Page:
No one knows a business’s unique rhythms better than the business owner themselves, but we nearly all experience a busier life across the last quarter of the year. Business gets even more frantic in the last few months, especially in December, as the holidays hit.
At this time of year we start to notice seasonal cycles and changes, like seasonal client demands and so on. One major thing we should concentrate on though is maintaining personal energy throughout the chaos.
Read on for more or listen in as I discuss it on this podcast episode.
Buying into the drama
My clinical practise experience is with children, families, and educators. So naturally, term four was nearly always nuts. Just when we thought we’d seen it all, we saw more. It’s busy. It’s frantic. There’s lots going on.
When we see this finish line at the end of December, we tend to overdo it. We potentially overreach ourselves and even sometimes overservice our beautiful clients. We say yes to things when we should probably say no, or “not now”.
Because we’re a little fatigued physically, emotionally, and mentally, we’re more vulnerable to drama. It’s natural to get a caught up in the December whirlwind, and the urgency of things. The more common issues we face are schools wanting things, referrers wanting things, suppliers wanting things, other funding agencies needing this, that, and the other.
I’m not disregarding those requests. Some of them absolutely need your attention, but we need to prioritise and decide what comes first. Stephen Covey designed a Time Management Matrix to help people decide what action to take with requests that tear us apart, which can be extremely useful.
Overloading the body and mind
The other major factor in our major end-of-year problem comes from overcommitting ourselves. Perhaps we say yes to a few too many parties, get-togethers, and other seasonal social activities. Whilst that is glorious I do wonder whether that just overloads the body and mindset.
As a result we use more energy than we have in the cup, and rather than stopping to think about how we fill that cup, we just keep serving. Mentally, what I think happens is we shift to operating out of a larger cup only to realise at some point we’re still operating out of that very, very empty bone-dry cup that we had in weeks previous.
As clinicians and allied health business owners, do we have an opportunity to do this final quarter of the year differently? I think we do.
Perhaps we should approach it with more optimism, with different decision-making frameworks, with different prioritisation, and perhaps even more energetically, more mindfully, and with more care and peace in mind. Think of it as the quarter where less is more.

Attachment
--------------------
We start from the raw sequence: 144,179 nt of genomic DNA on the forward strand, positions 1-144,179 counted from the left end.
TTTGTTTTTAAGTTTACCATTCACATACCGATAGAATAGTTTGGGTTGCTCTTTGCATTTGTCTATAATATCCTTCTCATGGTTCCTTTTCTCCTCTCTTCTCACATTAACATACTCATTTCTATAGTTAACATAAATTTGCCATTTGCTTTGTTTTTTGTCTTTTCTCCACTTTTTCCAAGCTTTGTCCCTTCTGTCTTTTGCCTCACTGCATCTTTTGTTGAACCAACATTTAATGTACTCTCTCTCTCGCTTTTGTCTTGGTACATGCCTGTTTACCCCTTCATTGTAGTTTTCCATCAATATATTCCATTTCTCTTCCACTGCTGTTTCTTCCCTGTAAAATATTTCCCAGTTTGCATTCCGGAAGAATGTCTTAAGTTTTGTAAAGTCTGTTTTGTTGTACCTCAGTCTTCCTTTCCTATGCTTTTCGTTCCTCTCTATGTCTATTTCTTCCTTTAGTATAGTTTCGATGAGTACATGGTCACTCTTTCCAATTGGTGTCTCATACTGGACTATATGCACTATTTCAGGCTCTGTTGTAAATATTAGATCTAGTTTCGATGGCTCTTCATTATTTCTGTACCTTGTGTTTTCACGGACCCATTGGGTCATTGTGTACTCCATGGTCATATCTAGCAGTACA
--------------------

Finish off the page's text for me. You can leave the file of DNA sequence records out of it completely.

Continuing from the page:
Less is more
Of course it’s easier said than done. As allied health professionals, we need to be useful and available at all times. But that comes at a cost. I think it takes its toll on our energy the most.
What if you paused now and reviewed your capacity? How many hours do you have available to work between now and switching off for the summer break? These questions apply to your personal life, your business life, and your team. A little bit of ‘capacity mapping’ could provide some strong data for your decision-making framework.
The important thing is to be realistic. Everybody has to-do lists that are miles long. By breaking it down into say, three must-do items to be done by 3:00pm, it becomes a lot more manageable and less overwhelming.
Personally, I love the notion of three by three – three not-negotiables to be done by 3:00pm. If you have more to give, up it to five by 5:00pm. Write them down and work through them.
Make a to-don’t list
One of the biggest problems people have is deciding what, if anything, to remove from their to-do list. In my past workshops I’ve talked about the to-don’t list. These are things that could be delegated, freeing you to concentrate on more pressing items.
Instead of worrying about those activities, build a self-care plan for the next few months. What difference would that make to you finishing out the year?
As business and life gets hectic towards the end of the year, we tend to forget about personal maintenance and the self-care activities that help us maintain our regular routine. The exercise gets cancelled, nutrition gets a little patchy, and hydration becomes an afterthought. They’re all the very things that you need at a cellular level to be the best version of you that your business and your team require.
It might be that you have to decline various invitations, or push back extra work like a new referral and leave it for January. Instead, stick to your normal routine as much as possible, and maintain a steady workflow.
Making mindful decisions about what will support you, what will deny you, what you can do business-wise, and what just can’t be done right now, will all serve you better for the holiday break.
Don’t just stop at yourself, though. Extend this self-care plan to your team. Create an energy management plan for your whole team month by month, or even week by week. That way everyone in the business isn’t depleted come the end of the year.
Stay on top of things
Imagine stepping into your summer break feeling absolutely on top of it all.
Personally, I am much happier and have a much happier family by doing these very things. I also have a team that is in really good shape to be able to take their summer break and know that it’s all secured.
More importantly, remember to think about what December means for you; it is about sunshine, and celebrations, and wrapping up the year. It’s very optimistic and joyful for the vast majority of people. It should not be a state of exhaustion that is so often the state allied health business owners and clinicians find themselves in.